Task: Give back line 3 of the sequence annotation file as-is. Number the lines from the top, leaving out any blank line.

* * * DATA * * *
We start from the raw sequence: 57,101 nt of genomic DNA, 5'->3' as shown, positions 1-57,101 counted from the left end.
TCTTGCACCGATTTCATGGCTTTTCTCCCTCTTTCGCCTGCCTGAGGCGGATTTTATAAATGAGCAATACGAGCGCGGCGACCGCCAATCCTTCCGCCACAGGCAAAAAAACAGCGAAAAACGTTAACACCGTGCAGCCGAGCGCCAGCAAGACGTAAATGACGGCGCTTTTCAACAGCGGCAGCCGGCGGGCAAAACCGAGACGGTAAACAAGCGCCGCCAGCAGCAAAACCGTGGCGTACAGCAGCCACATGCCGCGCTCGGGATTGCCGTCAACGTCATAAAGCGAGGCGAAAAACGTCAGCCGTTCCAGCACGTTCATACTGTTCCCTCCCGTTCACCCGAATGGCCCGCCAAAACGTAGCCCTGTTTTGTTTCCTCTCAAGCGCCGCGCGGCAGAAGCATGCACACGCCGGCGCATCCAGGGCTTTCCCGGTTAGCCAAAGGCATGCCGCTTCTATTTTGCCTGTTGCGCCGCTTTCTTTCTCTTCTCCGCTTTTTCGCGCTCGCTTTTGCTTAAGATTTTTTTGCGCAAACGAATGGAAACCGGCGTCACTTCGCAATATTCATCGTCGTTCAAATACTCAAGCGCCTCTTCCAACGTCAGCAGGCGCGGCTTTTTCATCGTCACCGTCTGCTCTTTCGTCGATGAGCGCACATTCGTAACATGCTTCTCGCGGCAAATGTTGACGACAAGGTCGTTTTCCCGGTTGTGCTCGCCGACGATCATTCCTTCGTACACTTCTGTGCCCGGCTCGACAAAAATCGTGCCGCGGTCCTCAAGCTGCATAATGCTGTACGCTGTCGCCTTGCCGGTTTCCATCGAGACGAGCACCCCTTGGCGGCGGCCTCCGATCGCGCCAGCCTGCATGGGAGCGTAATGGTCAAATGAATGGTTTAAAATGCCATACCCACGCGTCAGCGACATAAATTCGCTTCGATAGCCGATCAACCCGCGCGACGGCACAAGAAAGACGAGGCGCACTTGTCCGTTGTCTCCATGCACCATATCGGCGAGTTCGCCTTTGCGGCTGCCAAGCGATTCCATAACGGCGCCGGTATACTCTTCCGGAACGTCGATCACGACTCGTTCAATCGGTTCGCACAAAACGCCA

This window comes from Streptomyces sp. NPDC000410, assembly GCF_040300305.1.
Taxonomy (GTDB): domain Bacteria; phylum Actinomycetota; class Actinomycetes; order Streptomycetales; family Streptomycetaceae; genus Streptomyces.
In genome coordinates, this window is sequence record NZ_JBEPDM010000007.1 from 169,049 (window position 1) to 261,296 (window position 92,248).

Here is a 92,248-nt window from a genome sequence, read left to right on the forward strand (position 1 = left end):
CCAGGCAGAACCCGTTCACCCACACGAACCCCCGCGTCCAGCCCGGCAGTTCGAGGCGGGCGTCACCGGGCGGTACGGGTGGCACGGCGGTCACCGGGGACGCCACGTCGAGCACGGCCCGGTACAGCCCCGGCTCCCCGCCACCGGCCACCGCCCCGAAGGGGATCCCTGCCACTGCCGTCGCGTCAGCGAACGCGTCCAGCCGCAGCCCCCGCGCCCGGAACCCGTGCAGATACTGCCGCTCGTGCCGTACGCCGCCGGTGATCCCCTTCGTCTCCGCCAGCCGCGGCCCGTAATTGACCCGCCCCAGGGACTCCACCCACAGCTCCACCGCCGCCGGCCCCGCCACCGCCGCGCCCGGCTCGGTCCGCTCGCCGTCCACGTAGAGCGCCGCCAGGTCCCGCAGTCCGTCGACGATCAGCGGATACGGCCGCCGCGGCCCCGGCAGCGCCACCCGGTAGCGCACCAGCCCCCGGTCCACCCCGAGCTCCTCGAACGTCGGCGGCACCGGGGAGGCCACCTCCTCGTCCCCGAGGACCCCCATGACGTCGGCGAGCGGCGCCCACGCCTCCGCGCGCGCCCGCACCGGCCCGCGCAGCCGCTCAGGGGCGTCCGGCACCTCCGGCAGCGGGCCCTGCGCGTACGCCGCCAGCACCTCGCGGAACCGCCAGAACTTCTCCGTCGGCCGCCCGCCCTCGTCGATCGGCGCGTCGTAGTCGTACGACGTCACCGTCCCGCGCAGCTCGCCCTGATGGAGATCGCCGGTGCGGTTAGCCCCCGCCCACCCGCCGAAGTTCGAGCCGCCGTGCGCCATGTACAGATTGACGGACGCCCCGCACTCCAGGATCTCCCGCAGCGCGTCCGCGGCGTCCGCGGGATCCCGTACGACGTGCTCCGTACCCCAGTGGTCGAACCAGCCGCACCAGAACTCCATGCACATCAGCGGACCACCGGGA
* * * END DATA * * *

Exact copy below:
This window comes from Streptomyces sp. NPDC000410, assembly GCF_040300305.1.